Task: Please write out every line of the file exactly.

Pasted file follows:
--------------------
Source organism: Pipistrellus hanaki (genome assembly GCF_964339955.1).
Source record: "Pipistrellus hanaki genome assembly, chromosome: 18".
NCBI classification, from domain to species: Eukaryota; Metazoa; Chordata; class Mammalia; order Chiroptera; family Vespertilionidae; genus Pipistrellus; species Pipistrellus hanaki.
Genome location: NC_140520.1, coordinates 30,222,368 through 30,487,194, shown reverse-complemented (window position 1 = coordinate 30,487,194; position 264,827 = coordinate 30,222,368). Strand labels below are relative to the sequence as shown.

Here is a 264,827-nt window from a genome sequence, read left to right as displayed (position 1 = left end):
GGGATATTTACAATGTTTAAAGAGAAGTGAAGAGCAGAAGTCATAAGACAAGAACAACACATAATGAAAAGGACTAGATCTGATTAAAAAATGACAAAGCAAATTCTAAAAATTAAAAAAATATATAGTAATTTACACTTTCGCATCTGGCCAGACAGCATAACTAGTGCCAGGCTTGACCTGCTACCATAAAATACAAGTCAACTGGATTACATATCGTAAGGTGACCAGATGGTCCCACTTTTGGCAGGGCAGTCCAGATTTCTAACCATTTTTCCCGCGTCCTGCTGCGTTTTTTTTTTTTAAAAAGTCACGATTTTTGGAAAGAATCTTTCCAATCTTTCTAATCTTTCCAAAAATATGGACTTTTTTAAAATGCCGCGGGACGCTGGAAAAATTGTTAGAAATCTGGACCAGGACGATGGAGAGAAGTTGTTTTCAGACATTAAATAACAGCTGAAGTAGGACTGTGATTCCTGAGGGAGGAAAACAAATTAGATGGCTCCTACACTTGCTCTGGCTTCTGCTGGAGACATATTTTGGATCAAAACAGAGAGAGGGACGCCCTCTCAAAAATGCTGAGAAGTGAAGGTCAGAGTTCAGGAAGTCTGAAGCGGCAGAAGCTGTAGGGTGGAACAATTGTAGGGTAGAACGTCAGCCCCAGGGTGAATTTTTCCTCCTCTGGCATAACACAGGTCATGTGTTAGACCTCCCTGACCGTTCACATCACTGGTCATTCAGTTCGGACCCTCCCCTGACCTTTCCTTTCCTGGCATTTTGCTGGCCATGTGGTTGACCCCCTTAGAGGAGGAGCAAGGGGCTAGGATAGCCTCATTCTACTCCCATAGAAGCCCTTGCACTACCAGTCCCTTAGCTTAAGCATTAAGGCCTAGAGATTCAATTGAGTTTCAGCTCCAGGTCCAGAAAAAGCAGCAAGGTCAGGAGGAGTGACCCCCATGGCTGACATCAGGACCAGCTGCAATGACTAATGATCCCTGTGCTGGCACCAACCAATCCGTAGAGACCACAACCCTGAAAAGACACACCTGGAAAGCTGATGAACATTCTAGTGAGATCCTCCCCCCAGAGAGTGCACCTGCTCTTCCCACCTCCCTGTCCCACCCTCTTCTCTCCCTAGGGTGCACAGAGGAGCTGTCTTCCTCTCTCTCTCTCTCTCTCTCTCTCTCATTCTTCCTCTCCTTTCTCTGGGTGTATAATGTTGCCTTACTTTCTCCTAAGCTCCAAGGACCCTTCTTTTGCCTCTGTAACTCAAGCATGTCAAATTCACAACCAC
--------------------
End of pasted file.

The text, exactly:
Source organism: Pipistrellus hanaki (genome assembly GCF_964339955.1).
Source record: "Pipistrellus hanaki genome assembly, chromosome: 18".
NCBI classification, from domain to species: Eukaryota; Metazoa; Chordata; class Mammalia; order Chiroptera; family Vespertilionidae; genus Pipistrellus; species Pipistrellus hanaki.
Genome location: NC_140520.1, coordinates 30,222,368 through 30,487,194, shown reverse-complemented (window position 1 = coordinate 30,487,194; position 264,827 = coordinate 30,222,368). Strand labels below are relative to the sequence as shown.

Here is a 264,827-nt window from a genome sequence, read left to right as displayed (position 1 = left end):
GGGATATTTACAATGTTTAAAGAGAAGTGAAGAGCAGAAGTCATAAGACAAGAACAACACATAATGAAAAGGACTAGATCTGATTAAAAAATGACAAAGCAAATTCTAAAAATTAAAAAAATATATAGTAATTTACACTTTCGCATCTGGCCAGACAGCATAACTAGTGCCAGGCTTGACCTGCTACCATAAAATACAAGTCAACTGGATTACATATCGTAAGGTGACCAGATGGTCCCACTTTTGGCAGGGCAGTCCAGATTTCTAACCATTTTTCCCGCGTCCTGCTGCGTTTTTTTTTTTTAAAAAGTCACGATTTTTGGAAAGAATCTTTCCAATCTTTCTAATCTTTCCAAAAATATGGACTTTTTTAAAATGCCGCGGGACGCTGGAAAAATTGTTAGAAATCTGGACCAGGACGATGGAGAGAAGTTGTTTTCAGACATTAAATAACAGCTGAAGTAGGACTGTGATTCCTGAGGGAGGAAAACAAATTAGATGGCTCCTACACTTGCTCTGGCTTCTGCTGGAGACATATTTTGGATCAAAACAGAGAGAGGGACGCCCTCTCAAAAATGCTGAGAAGTGAAGGTCAGAGTTCAGGAAGTCTGAAGCGGCAGAAGCTGTAGGGTGGAACAATTGTAGGGTAGAACGTCAGCCCCAGGGTGAATTTTTCCTCCTCTGGCATAACACAGGTCATGTGTTAGACCTCCCTGACCGTTCACATCACTGGTCATTCAGTTCGGACCCTCCCCTGACCTTTCCTTTCCTGGCATTTTGCTGGCCATGTGGTTGACCCCCTTAGAGGAGGAGCAAGGGGCTAGGATAGCCTCATTCTACTCCCATAGAAGCCCTTGCACTACCAGTCCCTTAGCTTAAGCATTAAGGCCTAGAGATTCAATTGAGTTTCAGCTCCAGGTCCAGAAAAAGCAGCAAGGTCAGGAGGAGTGACCCCCATGGCTGACATCAGGACCAGCTGCAATGACTAATGATCCCTGTGCTGGCACCAACCAATCCGTAGAGACCACAACCCTGAAAAGACACACCTGGAAAGCTGATGAACATTCTAGTGAGATCCTCCCCCCAGAGAGTGCACCTGCTCTTCCCACCTCCCTGTCCCACCCTCTTCTCTCCCTAGGGTGCACAGAGGAGCTGTCTTCCTCTCTCTCTCTCTCTCTCTCTCTCTCATTCTTCCTCTCCTTTCTCTGGGTGTATAATGTTGCCTTACTTTCTCCTAAGCTCCAAGGACCCTTCTTTTGCCTCTGTAACTCAAGCATGTCAAATTCACAACCAC